Listen to your body.
According to Lauriann Greene and Richard W. Goggins, authors of “Save Your Hands!,” a musculoskeletal disorder to the upper extremity due to overuse or overexertion is the most common injury among massage therapists. “These injuries typically occur from a combination of repetitive motions, forceful hand exertions and awkward postures, such as reaching too far forward or bending the wrists,” the authors explain.
What can you do? Greene and Goggins suggest that the most important thing for new massage therapists is to build endurance slowly. “Achieve endurance through physical conditioning and gradually increasing the amount of massage work they do,” they say. Studies suggest that endurance, not strength, is more important for preventing injury.
They also suggest using a variety of modalities instead of depending on only one. “New therapists would also be helped by learning more than one way to work on a muscle or condition,” they explain.
Looking for an employment position in the massage therapy profession, trying to start your own practice, graduating from school—there are a number of things that might be weighing on your mind, increasing your stress levels. Finding a way to relax, though, is an absolute must.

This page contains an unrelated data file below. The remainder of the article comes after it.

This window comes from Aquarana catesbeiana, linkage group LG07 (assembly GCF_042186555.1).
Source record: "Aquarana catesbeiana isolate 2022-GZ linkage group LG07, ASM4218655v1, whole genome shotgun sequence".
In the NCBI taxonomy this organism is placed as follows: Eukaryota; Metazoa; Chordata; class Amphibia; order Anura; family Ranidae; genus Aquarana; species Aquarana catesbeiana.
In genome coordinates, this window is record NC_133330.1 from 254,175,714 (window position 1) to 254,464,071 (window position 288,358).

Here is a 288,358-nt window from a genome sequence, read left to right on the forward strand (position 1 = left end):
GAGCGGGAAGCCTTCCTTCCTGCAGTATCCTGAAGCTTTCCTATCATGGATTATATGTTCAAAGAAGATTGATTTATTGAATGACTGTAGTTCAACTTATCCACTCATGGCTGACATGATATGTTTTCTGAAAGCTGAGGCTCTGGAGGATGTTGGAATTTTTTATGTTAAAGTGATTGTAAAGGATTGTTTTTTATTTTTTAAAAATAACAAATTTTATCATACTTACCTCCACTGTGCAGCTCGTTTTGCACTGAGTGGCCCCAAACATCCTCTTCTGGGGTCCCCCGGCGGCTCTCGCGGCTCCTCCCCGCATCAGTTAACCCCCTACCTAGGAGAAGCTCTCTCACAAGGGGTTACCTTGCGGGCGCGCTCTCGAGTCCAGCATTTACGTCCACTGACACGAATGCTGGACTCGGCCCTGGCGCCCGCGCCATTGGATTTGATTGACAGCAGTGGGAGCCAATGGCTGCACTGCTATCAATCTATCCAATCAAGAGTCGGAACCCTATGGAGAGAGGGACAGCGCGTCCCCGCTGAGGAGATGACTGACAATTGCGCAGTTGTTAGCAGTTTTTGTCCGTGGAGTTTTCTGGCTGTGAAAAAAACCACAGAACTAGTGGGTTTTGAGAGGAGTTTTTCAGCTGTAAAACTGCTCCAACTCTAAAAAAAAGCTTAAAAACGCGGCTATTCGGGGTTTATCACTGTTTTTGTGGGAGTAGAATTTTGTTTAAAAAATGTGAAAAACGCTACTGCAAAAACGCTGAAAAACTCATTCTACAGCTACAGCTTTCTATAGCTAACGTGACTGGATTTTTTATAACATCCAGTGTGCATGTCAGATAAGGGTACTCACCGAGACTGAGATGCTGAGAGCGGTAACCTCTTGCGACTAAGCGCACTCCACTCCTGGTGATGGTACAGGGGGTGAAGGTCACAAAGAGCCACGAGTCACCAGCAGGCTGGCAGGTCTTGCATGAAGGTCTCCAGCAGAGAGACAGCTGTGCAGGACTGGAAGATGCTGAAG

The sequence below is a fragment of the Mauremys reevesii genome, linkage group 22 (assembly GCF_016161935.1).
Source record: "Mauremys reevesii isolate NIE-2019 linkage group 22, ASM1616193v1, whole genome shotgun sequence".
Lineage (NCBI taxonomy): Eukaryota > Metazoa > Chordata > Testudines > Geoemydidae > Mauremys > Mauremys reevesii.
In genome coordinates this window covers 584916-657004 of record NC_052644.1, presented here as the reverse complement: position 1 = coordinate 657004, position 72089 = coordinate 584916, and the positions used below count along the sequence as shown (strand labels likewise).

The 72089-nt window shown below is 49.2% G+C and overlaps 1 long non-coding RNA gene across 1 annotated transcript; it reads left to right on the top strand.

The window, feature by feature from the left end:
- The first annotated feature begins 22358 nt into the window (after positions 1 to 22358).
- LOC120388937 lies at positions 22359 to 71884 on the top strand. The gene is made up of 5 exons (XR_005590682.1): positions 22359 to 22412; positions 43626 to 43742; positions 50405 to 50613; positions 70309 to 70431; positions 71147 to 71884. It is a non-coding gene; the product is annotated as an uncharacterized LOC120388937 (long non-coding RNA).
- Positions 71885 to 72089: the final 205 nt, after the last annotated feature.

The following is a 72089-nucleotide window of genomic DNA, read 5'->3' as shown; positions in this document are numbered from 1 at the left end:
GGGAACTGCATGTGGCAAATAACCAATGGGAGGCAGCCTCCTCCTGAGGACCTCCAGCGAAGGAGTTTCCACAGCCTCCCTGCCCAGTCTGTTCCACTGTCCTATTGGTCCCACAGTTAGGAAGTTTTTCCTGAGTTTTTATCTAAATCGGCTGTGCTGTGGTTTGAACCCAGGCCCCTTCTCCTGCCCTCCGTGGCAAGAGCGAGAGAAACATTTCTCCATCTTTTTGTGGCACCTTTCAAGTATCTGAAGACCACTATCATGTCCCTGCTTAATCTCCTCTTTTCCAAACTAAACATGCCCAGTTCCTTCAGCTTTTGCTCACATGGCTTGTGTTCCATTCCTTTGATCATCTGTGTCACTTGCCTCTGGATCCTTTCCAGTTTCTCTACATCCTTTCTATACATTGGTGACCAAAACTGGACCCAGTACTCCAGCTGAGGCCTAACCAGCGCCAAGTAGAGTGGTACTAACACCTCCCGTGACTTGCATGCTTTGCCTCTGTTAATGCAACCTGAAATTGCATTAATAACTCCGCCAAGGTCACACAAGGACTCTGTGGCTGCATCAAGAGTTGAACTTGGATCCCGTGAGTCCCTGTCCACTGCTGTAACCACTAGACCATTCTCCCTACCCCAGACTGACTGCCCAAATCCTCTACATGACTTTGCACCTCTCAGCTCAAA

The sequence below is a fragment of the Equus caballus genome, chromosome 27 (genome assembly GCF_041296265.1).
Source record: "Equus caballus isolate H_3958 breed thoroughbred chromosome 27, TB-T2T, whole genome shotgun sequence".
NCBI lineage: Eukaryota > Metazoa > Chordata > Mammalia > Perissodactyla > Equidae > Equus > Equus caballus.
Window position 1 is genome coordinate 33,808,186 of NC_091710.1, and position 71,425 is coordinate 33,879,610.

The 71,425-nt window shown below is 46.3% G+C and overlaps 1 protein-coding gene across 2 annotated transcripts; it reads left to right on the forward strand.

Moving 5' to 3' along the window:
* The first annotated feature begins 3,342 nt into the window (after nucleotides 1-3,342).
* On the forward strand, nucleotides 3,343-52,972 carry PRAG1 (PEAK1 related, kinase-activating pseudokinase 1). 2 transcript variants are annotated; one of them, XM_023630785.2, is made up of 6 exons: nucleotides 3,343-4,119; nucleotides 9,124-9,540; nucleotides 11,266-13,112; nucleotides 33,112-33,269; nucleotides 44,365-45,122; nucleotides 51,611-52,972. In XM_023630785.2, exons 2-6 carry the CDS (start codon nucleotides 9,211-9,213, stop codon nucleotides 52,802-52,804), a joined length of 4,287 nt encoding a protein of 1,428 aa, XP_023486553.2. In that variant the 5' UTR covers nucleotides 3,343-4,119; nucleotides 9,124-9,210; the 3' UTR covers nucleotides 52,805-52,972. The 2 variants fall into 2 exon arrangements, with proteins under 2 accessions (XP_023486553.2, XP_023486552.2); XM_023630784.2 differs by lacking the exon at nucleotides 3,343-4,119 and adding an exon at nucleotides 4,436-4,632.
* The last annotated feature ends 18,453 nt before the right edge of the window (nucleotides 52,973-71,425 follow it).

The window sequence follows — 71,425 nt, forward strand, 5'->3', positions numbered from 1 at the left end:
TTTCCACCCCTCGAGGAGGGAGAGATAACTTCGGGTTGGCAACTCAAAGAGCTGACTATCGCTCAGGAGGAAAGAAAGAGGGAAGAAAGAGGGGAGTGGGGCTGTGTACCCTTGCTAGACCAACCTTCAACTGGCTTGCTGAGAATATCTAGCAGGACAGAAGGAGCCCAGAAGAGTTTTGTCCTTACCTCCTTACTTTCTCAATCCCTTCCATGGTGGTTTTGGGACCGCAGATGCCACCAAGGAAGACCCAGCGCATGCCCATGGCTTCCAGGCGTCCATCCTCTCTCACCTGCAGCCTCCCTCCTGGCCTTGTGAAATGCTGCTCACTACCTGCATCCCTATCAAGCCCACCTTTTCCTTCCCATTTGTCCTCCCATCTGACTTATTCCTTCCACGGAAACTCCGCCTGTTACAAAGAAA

What can you do? First, you actually write time to yourself into your schedule so you can self assess where you are and unwind any pressure you might feel. So many times, massage therapists are entirely client focused, letting attention to their own needs and well-being fall to the bottom of the priority list. “Reserve a little of your attention for yourself,” suggest Greene and Goggins.
You might also try doing an electronic and news fast, purposely unplugging for a little while from your smartphone and the news of the day. Today, the expectation to be connected and available 24/7 can be overwhelming. Slow down and take five, 10 or 20 minutes to just sit in silence. Or, go outside and get moving by taking a brisk 30-minute walk.
Feeling like you’re not alone or have others to lean on can make a big difference when you’re just starting out in the massage therapy profession. Spending time with those you love, as well as other massage therapists who understand your professional goals and challenges, can be huge in terms of your success.
What you can do? Connect with other massage therapists in your AMTA chapter on a regular basis to share challenges you’re facing, discuss general client care as well as any business-related issues you might need help with.
Check out these stories from past issues of Massage Therapy Journal, AMTA’s quarterly publication: Don’t Get Sidelined and Drawing a Line.
Massage Therapy Journal is just one of the great benefits you’ll receive when you upgrade to Graduate membership.